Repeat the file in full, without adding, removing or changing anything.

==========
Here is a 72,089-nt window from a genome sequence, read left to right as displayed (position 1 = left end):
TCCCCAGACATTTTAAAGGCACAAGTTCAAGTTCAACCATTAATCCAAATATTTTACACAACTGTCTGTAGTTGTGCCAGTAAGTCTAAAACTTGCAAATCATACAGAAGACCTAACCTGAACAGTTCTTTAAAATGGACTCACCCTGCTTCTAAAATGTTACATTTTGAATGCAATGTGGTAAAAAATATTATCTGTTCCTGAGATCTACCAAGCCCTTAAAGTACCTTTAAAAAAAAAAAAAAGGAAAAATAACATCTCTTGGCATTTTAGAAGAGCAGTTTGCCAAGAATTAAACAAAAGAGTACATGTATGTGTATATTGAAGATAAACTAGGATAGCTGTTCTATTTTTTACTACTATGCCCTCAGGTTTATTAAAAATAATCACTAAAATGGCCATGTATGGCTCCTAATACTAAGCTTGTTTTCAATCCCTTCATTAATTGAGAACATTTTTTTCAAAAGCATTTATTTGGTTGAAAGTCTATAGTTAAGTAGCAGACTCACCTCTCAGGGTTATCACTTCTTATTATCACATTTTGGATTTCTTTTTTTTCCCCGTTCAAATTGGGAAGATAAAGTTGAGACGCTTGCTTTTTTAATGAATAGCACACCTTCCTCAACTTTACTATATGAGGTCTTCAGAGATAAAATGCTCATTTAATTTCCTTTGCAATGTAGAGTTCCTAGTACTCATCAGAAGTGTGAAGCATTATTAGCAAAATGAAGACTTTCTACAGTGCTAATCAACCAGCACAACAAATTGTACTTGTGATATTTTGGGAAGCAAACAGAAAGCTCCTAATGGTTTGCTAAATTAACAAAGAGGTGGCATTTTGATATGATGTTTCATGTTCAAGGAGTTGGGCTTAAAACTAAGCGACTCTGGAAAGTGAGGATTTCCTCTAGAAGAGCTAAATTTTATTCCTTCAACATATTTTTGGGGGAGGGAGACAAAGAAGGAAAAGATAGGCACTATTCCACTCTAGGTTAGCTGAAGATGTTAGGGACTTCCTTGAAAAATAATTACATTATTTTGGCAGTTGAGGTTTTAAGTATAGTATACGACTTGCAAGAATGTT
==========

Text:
Here is a 72,089-nt window from a genome sequence, read left to right as displayed (position 1 = left end):
TCCCCAGACATTTTAAAGGCACAAGTTCAAGTTCAACCATTAATCCAAATATTTTACACAACTGTCTGTAGTTGTGCCAGTAAGTCTAAAACTTGCAAATCATACAGAAGACCTAACCTGAACAGTTCTTTAAAATGGACTCACCCTGCTTCTAAAATGTTACATTTTGAATGCAATGTGGTAAAAAATATTATCTGTTCCTGAGATCTACCAAGCCCTTAAAGTACCTTTAAAAAAAAAAAAAAGGAAAAATAACATCTCTTGGCATTTTAGAAGAGCAGTTTGCCAAGAATTAAACAAAAGAGTACATGTATGTGTATATTGAAGATAAACTAGGATAGCTGTTCTATTTTTTACTACTATGCCCTCAGGTTTATTAAAAATAATCACTAAAATGGCCATGTATGGCTCCTAATACTAAGCTTGTTTTCAATCCCTTCATTAATTGAGAACATTTTTTTCAAAAGCATTTATTTGGTTGAAAGTCTATAGTTAAGTAGCAGACTCACCTCTCAGGGTTATCACTTCTTATTATCACATTTTGGATTTCTTTTTTTTCCCCGTTCAAATTGGGAAGATAAAGTTGAGACGCTTGCTTTTTTAATGAATAGCACACCTTCCTCAACTTTACTATATGAGGTCTTCAGAGATAAAATGCTCATTTAATTTCCTTTGCAATGTAGAGTTCCTAGTACTCATCAGAAGTGTGAAGCATTATTAGCAAAATGAAGACTTTCTACAGTGCTAATCAACCAGCACAACAAATTGTACTTGTGATATTTTGGGAAGCAAACAGAAAGCTCCTAATGGTTTGCTAAATTAACAAAGAGGTGGCATTTTGATATGATGTTTCATGTTCAAGGAGTTGGGCTTAAAACTAAGCGACTCTGGAAAGTGAGGATTTCCTCTAGAAGAGCTAAATTTTATTCCTTCAACATATTTTTGGGGGAGGGAGACAAAGAAGGAAAAGATAGGCACTATTCCACTCTAGGTTAGCTGAAGATGTTAGGGACTTCCTTGAAAAATAATTACATTATTTTGGCAGTTGAGGTTTTAAGTATAGTATACGACTTGCAAGAATGTT